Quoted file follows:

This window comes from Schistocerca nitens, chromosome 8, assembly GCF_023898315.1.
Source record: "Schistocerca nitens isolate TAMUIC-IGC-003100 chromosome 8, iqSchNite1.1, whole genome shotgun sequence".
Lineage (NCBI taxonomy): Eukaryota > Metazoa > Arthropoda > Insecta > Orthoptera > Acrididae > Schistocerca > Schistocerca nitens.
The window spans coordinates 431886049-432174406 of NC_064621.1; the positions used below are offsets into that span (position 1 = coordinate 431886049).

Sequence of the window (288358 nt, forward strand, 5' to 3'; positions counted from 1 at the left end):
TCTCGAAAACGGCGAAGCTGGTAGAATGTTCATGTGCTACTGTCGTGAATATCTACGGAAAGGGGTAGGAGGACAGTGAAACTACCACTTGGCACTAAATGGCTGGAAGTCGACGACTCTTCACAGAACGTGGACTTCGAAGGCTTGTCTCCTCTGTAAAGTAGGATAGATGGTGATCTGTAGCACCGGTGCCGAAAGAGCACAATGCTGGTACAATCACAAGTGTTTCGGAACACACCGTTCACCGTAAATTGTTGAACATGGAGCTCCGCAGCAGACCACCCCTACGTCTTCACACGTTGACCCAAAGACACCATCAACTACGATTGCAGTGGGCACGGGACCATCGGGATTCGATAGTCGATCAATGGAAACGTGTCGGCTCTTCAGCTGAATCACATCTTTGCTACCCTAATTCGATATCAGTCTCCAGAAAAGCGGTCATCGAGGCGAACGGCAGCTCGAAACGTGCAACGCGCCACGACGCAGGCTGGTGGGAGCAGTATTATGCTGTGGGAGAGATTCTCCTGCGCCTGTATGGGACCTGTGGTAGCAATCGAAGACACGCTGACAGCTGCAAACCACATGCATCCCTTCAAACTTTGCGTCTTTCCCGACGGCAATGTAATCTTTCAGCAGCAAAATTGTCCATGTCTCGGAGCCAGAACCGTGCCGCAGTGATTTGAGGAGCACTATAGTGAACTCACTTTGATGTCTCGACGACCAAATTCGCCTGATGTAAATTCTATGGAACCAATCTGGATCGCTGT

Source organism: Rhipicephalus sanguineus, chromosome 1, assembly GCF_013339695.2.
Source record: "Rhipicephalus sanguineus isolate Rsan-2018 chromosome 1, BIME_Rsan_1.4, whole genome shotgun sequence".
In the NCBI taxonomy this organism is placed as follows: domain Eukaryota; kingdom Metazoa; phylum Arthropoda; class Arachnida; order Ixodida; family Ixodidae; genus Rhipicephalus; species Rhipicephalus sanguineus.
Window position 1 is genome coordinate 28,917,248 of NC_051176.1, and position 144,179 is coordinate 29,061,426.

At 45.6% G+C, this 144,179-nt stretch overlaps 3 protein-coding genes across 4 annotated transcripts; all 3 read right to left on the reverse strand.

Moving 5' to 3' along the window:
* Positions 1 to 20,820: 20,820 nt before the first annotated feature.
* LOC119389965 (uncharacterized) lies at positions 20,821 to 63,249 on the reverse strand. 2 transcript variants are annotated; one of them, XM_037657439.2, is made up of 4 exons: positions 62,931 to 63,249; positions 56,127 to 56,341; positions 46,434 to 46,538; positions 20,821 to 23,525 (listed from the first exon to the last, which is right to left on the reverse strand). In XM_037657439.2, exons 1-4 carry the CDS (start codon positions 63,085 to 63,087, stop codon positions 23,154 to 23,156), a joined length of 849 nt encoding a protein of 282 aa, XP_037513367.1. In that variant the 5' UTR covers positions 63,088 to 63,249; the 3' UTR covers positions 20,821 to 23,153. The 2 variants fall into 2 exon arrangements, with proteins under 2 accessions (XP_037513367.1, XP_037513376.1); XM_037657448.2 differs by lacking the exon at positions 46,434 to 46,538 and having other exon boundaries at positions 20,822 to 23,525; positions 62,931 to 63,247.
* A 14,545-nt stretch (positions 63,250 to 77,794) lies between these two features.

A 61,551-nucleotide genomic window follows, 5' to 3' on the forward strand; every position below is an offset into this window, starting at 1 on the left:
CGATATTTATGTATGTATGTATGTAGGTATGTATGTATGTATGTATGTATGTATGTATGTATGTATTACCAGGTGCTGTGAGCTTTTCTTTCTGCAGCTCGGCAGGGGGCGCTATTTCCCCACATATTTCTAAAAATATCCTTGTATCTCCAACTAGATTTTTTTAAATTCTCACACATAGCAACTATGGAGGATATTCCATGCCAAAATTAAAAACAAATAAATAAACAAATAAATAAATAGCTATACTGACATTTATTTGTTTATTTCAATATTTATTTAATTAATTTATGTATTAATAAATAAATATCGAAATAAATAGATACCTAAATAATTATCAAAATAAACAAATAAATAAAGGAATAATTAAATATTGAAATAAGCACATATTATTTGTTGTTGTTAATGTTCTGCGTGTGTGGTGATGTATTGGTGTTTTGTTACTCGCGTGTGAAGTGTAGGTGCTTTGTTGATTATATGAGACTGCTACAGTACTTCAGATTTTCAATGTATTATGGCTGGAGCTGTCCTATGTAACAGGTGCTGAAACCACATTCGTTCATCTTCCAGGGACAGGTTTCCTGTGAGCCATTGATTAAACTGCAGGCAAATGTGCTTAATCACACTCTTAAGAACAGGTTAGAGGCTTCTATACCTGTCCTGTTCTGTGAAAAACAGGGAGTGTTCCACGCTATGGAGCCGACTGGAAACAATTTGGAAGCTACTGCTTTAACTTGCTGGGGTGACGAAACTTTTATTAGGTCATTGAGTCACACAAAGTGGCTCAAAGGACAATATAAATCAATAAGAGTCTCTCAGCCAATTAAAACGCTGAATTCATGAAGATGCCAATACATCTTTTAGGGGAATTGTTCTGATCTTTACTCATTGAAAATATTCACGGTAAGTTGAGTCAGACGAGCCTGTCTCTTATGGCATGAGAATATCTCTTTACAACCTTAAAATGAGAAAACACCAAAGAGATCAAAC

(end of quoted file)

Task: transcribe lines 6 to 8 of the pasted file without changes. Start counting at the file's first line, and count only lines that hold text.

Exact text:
TCTCGAAAACGGCGAAGCTGGTAGAATGTTCATGTGCTACTGTCGTGAATATCTACGGAAAGGGGTAGGAGGACAGTGAAACTACCACTTGGCACTAAATGGCTGGAAGTCGACGACTCTTCACAGAACGTGGACTTCGAAGGCTTGTCTCCTCTGTAAAGTAGGATAGATGGTGATCTGTAGCACCGGTGCCGAAAGAGCACAATGCTGGTACAATCACAAGTGTTTCGGAACACACCGTTCACCGTAAATTGTTGAACATGGAGCTCCGCAGCAGACCACCCCTACGTCTTCACACGTTGACCCAAAGACACCATCAACTACGATTGCAGTGGGCACGGGACCATCGGGATTCGATAGTCGATCAATGGAAACGTGTCGGCTCTTCAGCTGAATCACATCTTTGCTACCCTAATTCGATATCAGTCTCCAGAAAAGCGGTCATCGAGGCGAACGGCAGCTCGAAACGTGCAACGCGCCACGACGCAGGCTGGTGGGAGCAGTATTATGCTGTGGGAGAGATTCTCCTGCGCCTGTATGGGACCTGTGGTAGCAATCGAAGACACGCTGACAGCTGCAAACCACATGCATCCCTTCAAACTTTGCGTCTTTCCCGACGGCAATGTAATCTTTCAGCAGCAAAATTGTCCATGTCTCGGAGCCAGAACCGTGCCGCAGTGATTTGAGGAGCACTATAGTGAACTCACTTTGATGTCTCGACGACCAAATTCGCCTGATGTAAATTCTATGGAACCAATCTGGATCGCTGT

Source organism: Rhipicephalus sanguineus, chromosome 1, assembly GCF_013339695.2.
Source record: "Rhipicephalus sanguineus isolate Rsan-2018 chromosome 1, BIME_Rsan_1.4, whole genome shotgun sequence".